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Azithromycin combination therapy with artesunate or quinine for the treatment of uncomplicated Plasmodium falciparum malaria in adults: a randomized, phase 2 clinical trial in Thailand.

Author(s): Noedl H, Krudsood S, Chalermratana K, Silachamroon U, Leowattana W, Tangpukdee N, Looareesuwan S, Miller RS, Fukuda M, Jongsakul K, Sriwichai S, Rowan J, Bhattacharyya H, Ohrt C, Knirsch C

Affiliation(s): 1Department of Immunology and Medicine, USAMC-AFRIMS, Bangkok, Thailand. harald.noedl@meduniwien.ac.at

Publication date & source: 2006-11-15, Clin Infect Dis., 43(10):1264-71. Epub 2006 Oct 12.

BACKGROUND: Because antimalarial drug resistance is spreading, there is an urgent need for new combination treatments for malaria, which kills >1 million people every year. Azithromycin is a macrolide antibiotic that is particularly attractive as an antimalarial because of its safety in children and the extensive experience with its use during pregnancy. METHODS: We undertook a randomized, controlled, 28-day inpatient trial involving patients with acute, uncomplicated Plasmodium falciparum malaria. We compared the safety and efficacy of 2 azithromycin-artesunate combinations and 2 azithromycin-quinine regimens in adults with malaria. Treatments were as follows: cohort 1 received 3 days of azithromycin (750 mg twice daily) plus artesunate (100 mg twice daily), cohort 2 received 3 days of azithromycin (1000 mg once daily) plus artesunate (200 mg once daily), cohort 3 received 3 days of azithromycin (750 mg twice daily) plus quinine (10 mg/kg twice daily), and cohort 4 received 3 days of azithromycin (500 mg 3 times daily) plus quinine (10 mg/kg 3 times daily). The enrollment target was 25 evaluable subjects per group. RESULTS: The 28-day cure rates were similarly high in the artesunate and the standard-dose quinine cohorts: 92.0% (95% confidence interval [CI], 74.0%-99.0%), 88.9% (95% CI, 70.8%-97.6%), and 92.0% (95% CI, 74.0%-99.0%), for cohorts 1, 2, and 4, respectively. Late R1 treatment failures were seen in each of the artesunate and the standard-dose quinine cohorts. The cure rate for cohort 3 was 73.3% (95% CI, 44.9%-92.2%). In this cohort, 3 early treatment failures led to the termination of enrollment after 16 subjects had been enrolled. With mean parasite and fever clearance times (+/-SD) of 34+/-13 h and 20+/-20 h, the artesunate combinations were found to have led to a significantly (P<.001) faster clinical and parasitological improvement than occurred in the quinine cohorts (74+/-32 h and 43+/-37 h, respectively). Treatment-related adverse events were significantly more common in the quinine cohorts (P<.001). No deaths or drug-related serious adverse events were observed. In vitro results suggest that the treatment failures--particularly in the low-dose quinine cohort--were associated with decreased susceptibility to quinine, as well as with mefloquine cross-resistance. CONCLUSIONS: These data suggest that azithromycin-artesunate, even when given only once daily for 3 days, and azithromycin-quinine, given 3 times daily, are safe and efficacious combination treatments for uncomplicated falciparum malaria, and they deserve additional study in special patient populations.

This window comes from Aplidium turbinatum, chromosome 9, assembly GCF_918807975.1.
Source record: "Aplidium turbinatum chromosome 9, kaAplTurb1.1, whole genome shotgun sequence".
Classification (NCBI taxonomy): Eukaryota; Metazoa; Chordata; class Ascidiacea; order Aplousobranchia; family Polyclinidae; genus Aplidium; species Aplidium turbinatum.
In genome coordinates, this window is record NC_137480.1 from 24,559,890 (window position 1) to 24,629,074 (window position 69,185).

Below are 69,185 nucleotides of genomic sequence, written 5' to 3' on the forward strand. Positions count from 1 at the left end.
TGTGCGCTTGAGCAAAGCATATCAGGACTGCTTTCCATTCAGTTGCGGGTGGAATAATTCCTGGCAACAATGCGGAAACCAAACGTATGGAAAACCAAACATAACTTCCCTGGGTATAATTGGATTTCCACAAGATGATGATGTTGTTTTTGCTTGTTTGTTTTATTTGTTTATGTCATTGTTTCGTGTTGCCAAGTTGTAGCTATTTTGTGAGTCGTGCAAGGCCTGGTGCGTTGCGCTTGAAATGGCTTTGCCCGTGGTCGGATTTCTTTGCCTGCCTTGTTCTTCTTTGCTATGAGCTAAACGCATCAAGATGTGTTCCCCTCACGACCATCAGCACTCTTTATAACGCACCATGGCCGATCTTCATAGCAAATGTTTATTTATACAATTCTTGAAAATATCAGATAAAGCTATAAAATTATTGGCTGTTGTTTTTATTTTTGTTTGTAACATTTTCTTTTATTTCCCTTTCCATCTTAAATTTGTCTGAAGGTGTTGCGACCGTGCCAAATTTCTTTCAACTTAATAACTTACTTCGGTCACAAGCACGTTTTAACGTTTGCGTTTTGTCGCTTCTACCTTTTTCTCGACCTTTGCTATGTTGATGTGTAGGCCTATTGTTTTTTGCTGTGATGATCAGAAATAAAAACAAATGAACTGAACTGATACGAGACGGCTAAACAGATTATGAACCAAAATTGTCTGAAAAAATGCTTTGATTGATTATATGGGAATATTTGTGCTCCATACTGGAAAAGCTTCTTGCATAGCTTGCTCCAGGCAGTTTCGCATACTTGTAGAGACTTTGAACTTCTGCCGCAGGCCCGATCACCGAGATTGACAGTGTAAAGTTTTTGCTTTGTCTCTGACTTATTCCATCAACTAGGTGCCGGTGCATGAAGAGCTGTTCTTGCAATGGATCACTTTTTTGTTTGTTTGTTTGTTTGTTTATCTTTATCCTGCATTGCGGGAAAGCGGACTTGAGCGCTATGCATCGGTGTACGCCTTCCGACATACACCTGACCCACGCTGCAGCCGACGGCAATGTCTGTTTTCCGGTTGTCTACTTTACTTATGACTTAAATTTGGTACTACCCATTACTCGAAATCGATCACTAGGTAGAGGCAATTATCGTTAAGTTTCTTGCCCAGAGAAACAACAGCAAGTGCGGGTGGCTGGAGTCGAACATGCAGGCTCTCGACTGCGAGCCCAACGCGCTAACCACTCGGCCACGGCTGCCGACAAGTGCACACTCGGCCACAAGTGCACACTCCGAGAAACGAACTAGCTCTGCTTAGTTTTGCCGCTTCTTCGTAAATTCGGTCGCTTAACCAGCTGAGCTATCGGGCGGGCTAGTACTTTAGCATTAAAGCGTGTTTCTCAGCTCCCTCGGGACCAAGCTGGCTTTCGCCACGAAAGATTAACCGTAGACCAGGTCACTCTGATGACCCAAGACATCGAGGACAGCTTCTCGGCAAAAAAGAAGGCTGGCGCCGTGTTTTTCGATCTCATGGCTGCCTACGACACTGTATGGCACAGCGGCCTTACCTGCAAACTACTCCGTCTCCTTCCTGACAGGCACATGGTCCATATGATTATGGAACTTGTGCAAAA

Page last updated: 2006-11-04

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